With the scorching months of April and May gone, the entire country awaits the arrival of the next couple of months – and the rain and thunder storms that come with them. While some people are happy to feel the cool breeze brought by a shower or two, most find it wise to be ready for worst circumstances. And why not? Just last year, the country was hit by around 15 typhoons! Preparing for disaster is definitely the best course of action to take. That said, take a look at this to-do list and tick off the boxes one by one as you waterproof your home from top to bottom:
Go on your roof and make sure that there are no leaks. If there are, make sure that they are dealt with accordingly. Minor repairs can be done with the proper tools. Ask help if need be. If there are just too many leaks, consider having your roof replaced.
Clear pipes, gutters and other drainage facilities. The last thing you need is a faulty drainage system that will definitely do you, your family and your home harm. If you have a terrace, make sure that water can flow from it downwards to avoid this area of your house to be filled with water.
Check your walls as well, especially if your home or a part of it is made of loose material, like hollow blocks. Most of these walls are painted, so what you can do is conduct a “spot check”: using a garden hose, spray water against the particular wall your testing and ask another person to stay indoors and check if there is water seeping through it.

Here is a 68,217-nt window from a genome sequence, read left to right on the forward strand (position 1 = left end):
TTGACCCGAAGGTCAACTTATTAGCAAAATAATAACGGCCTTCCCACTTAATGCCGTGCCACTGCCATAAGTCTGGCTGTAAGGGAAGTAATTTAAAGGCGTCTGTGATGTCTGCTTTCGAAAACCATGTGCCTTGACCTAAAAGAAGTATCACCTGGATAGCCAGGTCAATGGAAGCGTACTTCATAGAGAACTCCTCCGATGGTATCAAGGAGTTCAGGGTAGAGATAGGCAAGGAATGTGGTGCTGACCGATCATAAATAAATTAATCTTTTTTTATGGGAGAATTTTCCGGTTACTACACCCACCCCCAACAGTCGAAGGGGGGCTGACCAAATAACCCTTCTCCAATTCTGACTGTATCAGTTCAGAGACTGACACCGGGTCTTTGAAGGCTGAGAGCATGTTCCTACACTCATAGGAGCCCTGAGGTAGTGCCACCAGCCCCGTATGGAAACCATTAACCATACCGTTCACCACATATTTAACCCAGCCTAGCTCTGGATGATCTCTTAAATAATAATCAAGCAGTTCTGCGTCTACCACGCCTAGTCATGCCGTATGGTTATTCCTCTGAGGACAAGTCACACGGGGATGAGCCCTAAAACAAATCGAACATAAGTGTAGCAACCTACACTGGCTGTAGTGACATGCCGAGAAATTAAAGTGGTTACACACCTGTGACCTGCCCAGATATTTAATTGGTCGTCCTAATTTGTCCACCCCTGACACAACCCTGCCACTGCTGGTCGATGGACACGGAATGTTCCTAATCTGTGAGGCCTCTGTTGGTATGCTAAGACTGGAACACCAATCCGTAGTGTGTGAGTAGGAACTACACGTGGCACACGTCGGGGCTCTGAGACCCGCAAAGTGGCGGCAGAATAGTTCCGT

Check the electrical wiring and ensure that there are no loose wires. Have that electrical tape ready and do a thorough check on all wires at home to avoid electrocution once heavy downpours begin.
Consider investing in electrical outlet covers. Sockets can also be a danger during this season, so consider getting outlet covers, especially if your area is on low land and gets flooded often. Buying these can save you money in the long run as effective electrical outlet covers make sure that your sockets don’t get short circuited.
Clean the entire house and check for pests. The rainy season equates illnesses. Avoid some of these diseases by making sure that the house is 100% clean and free of cockroaches, rats and other pests. Invest in heavy-duty cleaners and pest killers.
Move appliances to higher ground if you live in a flood-prone area or at least plan where you can move them when the rain starts getting heavier and heavier. Being prepared for the worst is better than not being prepared at all.
Prepare necessities as well and keep them on the second level of your home or store them in a high cupboard or drawer. Kitchen utensils, bath materials and other essentials should be readied for use despite any circumstances.
Evaluate your garage honestly and use it accordingly. Knowing whether you can store your belongings in your garage will prove to be very beneficial when planning evacuation when needed. Besides, this will guarantee the safety of your car as well.
Clear your backyard, front yard and garden of materials that may block drains and cause flooding. Big and heavy objects, like barbeque grills, potted plants, pet cages and many more, should be stored away properly to avoid any accidents once flooding begins.
They say prevention is better than cure and this applies to most situations. In this case, preventing typhoons and other forces of nature from destroying the house (and its contents) that you painstakingly took care of is a sensible and practical precaution that everyone must do for as long as the Philippines gets hit by typhoons.